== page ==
About American Emus
Q: What is an emu?
A: An emu is a "ratite" - a flightless bird. The ratite group also includes ostrich, rhea, cassowary and kiwi. The mature emu is five to six feet tall, weighing between 90 and 120 pounds. The curious birds are born with black and white striped feathers but are tan, brown, and black as adults.
Q: When do emus begin reproduction?
A: Emus begin laying eggs as early as 16-18 months of age, but laying normally begins at two to three years. Emus lay large green eggs between November and March. Emus can be productive for more than 20 years and can lay 20-50 eggs in a season.
Q: Why is the emu called the "most usable bird"?
A: Emus are most widely known for their unique oil and low-fat, iron-packed red meat, but their fine leather, (hide), unusual feathers, toenails and exquisite large green eggs are also marketable.
Q: Where does emu oil come from?
A: Emu oil comes from a thick pad of fat on the back of the bird that was initially provided by nature to protect the animal from the extreme temperatures of its Australian homeland.
Q: What are some uses for the oil?
A: Emu oil has diverse applications ranging from cosmetics, soaps, and shampoos to analgesics.
Q: What does emu meat taste like?
A: With more protein and less calories and sodium than most other red meat, emu meat is similar in taste and texture to lean beef.
Q: What is the best way to cook emu meat?
A: Since emu meat is low fat and loses moisture quickly, it is best when cooked to rare or medium rare doneness (145? to 160? F internal temperature as measured by a meat thermometer). For those who prefer meat that is well done, a moist heat cooking method is recommended.
Q: What cuts of emu meat are the tenderest?
A: The tenderest cuts are the select cuts that include the fan, top loin, and inside strip. Select cuts of emu meat adapt well to nearly any recipe. Because of its mild flavor, emu meat accepts most seasonings. It responds especially well to sweet marinades made with honey, soy sauce, ginger, lemon juice and garlic. Grilling on a barbecue after marinating is the best way to bring out the succulent taste of emu meat.
Lowell, MASS -
For years people have touted the natural health benefits of emu oil. Healing, penetrating, anti-aging and cholesterol lowering testimonials have been used to promote this food by-product from the emu, a domestically raised livestock in the U.S.
Dr. Robert Nicolosi, Director of the Center for Health and Disease Research at the University of Massachusetts-Lowell, has been conducting research to evaluate these claims. "Animal trials indicate that emu oil does have cholesterol lowering, anti-inflammatory and transdermal properties," reports Nicolosi. Nicolosi admits that he was initially skeptical but that the research results have changed his mind.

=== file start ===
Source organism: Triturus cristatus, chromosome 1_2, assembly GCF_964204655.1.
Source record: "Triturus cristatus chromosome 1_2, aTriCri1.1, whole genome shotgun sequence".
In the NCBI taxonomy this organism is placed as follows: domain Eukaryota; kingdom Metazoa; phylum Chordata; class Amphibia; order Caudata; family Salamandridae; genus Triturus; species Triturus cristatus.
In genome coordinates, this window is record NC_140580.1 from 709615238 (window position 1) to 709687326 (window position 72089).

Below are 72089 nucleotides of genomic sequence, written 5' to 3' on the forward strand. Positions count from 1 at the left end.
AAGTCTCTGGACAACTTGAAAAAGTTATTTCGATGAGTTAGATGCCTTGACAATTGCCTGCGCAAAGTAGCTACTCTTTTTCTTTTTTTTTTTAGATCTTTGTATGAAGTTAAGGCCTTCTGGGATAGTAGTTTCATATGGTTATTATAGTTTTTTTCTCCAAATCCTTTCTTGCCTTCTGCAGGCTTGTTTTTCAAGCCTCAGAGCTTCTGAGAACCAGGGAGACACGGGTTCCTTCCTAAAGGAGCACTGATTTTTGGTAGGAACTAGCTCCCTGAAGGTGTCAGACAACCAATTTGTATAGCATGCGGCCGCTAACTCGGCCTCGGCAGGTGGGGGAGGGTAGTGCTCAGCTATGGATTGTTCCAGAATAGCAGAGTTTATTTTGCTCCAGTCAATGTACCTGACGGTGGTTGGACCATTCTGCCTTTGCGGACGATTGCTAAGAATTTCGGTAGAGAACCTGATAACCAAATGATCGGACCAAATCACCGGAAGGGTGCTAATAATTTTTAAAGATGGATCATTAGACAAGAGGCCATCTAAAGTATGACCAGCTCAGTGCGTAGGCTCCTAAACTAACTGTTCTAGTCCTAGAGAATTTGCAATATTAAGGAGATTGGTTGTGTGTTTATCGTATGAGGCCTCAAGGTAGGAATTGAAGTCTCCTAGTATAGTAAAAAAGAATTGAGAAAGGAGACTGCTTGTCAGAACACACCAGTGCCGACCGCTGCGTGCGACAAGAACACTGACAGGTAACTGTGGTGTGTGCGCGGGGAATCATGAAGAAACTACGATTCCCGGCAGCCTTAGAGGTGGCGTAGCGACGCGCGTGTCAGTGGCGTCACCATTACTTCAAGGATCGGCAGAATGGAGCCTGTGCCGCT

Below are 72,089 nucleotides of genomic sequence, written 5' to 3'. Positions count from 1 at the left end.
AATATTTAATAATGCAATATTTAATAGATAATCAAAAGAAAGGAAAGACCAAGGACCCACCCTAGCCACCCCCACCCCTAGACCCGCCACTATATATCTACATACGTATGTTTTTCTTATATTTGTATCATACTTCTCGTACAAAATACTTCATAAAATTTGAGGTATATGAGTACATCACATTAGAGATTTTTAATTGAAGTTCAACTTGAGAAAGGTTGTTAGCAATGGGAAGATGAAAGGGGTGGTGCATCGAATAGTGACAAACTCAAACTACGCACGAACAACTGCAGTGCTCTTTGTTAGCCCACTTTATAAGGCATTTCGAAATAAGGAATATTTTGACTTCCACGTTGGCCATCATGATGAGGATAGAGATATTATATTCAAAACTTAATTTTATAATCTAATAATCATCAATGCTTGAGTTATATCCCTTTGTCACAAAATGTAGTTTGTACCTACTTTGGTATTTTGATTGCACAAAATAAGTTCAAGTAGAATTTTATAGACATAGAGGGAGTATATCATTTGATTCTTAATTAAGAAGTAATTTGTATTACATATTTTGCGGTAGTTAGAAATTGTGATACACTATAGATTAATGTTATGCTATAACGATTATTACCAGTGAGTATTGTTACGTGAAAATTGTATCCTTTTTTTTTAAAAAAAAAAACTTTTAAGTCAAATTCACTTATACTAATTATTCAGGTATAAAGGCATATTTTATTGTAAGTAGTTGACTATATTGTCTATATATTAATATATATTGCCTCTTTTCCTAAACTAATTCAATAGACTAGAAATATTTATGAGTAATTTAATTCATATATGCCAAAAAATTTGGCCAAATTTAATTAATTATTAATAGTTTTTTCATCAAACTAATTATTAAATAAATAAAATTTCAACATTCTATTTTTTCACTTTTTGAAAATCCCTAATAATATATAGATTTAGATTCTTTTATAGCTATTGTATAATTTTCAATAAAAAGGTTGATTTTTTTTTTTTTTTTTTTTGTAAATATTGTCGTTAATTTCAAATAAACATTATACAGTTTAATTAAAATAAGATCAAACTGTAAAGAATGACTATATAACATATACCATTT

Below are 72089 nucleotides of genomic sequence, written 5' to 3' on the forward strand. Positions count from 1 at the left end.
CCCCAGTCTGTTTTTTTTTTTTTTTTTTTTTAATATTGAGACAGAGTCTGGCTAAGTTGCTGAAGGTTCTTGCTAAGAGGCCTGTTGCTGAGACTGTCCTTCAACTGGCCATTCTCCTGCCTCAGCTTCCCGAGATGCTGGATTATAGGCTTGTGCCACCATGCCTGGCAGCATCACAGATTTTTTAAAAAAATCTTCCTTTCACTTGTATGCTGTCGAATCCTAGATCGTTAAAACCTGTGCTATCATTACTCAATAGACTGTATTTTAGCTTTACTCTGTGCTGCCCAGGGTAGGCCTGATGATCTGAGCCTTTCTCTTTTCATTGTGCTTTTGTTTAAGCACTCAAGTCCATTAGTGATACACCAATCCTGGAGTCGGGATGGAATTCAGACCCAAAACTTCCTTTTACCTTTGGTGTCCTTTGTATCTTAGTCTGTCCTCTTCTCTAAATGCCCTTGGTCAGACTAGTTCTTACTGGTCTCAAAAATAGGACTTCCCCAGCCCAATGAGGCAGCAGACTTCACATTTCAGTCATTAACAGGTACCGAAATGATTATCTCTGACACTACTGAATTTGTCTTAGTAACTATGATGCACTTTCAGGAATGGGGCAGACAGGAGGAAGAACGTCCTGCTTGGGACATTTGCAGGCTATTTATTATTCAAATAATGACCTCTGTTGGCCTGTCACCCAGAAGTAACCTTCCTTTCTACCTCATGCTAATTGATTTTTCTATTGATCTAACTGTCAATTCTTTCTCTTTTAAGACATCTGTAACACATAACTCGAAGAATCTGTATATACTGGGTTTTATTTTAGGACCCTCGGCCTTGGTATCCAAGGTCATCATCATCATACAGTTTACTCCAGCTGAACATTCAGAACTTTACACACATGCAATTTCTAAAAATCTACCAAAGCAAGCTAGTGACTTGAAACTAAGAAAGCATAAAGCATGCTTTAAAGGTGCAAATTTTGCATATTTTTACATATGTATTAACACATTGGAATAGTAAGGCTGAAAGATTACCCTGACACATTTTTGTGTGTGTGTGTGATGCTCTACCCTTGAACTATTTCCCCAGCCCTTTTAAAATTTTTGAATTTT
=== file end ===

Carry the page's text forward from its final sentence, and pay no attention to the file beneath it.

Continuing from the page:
Two different trials were done to evaluate the transdermal qualities of emu oil. In both trials, a topical application of emu oil containing either tocopherol (Vitamin E) or DHA (docosahexanoic) to the shaved surface of hamsters was done. Periodic blood samples taken over a seven day period showed conclusively that emu oil is transdermal and that it can be utilized for transdermal delivery. The data also suggests that the transdermal qualities of emu oil might actually be greater than other oils currently being utilized daily in hundreds of over-the-counter remedies for such things as weight loss, smoking, testosterone and hormonal replacement therapy. There could be a future use for emu oil as the carrier in these and other applications.
Inflammation studies with mice indicated that emu oil significantly reduced induced inflammation 42% to 71% depending on when it was applied. A comparison of these results with those of other oils in the omega 3 family indicates that emu oil has a greater affect on reducing inflammation. Since diseases such as arthritis are often earmarked by inflammation, the anti-inflammatory properties of emu oil as well as the transdermal qualities indicate emu oil will have a place in topical applications, if not as a topical application.
Cholesterol research with hamsters fed a hypercholesterolemic diet followed by inclusion of emu oil provided incredible results. Emu oil reduced the total cholesterol over 30%. Low Density Lipoprotein (bad cholesterol) was reduced 25%. With over 100 million Americans suffering from high cholesterol, cholesterol lowering drugs make up a major part of the pharmaceutical products market. Emu Oil in an ingestible form may become a very attractive alternative for some consumers.
"Our research continues to study the many intriguing aspects of this oil. The most recent conclusions are very promising for millions of Americans," said Nicolosi.
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